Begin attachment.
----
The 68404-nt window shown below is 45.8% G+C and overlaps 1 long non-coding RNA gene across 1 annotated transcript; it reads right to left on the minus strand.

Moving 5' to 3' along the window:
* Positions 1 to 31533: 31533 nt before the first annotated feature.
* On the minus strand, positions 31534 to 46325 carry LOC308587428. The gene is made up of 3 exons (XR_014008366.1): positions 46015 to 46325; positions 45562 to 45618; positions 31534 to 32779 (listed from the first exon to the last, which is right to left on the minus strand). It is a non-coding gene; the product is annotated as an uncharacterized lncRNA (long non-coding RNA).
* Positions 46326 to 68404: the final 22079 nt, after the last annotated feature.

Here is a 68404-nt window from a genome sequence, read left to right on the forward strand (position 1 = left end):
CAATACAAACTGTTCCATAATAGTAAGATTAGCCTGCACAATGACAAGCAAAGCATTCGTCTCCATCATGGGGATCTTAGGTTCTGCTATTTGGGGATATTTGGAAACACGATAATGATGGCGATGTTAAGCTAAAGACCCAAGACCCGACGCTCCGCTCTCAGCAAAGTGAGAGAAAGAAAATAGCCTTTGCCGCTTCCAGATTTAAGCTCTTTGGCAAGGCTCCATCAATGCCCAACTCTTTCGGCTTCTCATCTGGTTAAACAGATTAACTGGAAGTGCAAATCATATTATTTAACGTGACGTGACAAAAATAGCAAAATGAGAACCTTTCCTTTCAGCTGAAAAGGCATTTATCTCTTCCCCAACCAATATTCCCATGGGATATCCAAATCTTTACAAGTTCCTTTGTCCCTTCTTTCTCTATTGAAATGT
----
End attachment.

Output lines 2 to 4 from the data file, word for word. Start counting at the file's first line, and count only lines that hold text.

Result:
Moving 5' to 3' along the window:
* Positions 1 to 31533: 31533 nt before the first annotated feature.
* On the minus strand, positions 31534 to 46325 carry LOC308587428. The gene is made up of 3 exons (XR_014008366.1): positions 46015 to 46325; positions 45562 to 45618; positions 31534 to 32779 (listed from the first exon to the last, which is right to left on the minus strand). It is a non-coding gene; the product is annotated as an uncharacterized lncRNA (long non-coding RNA).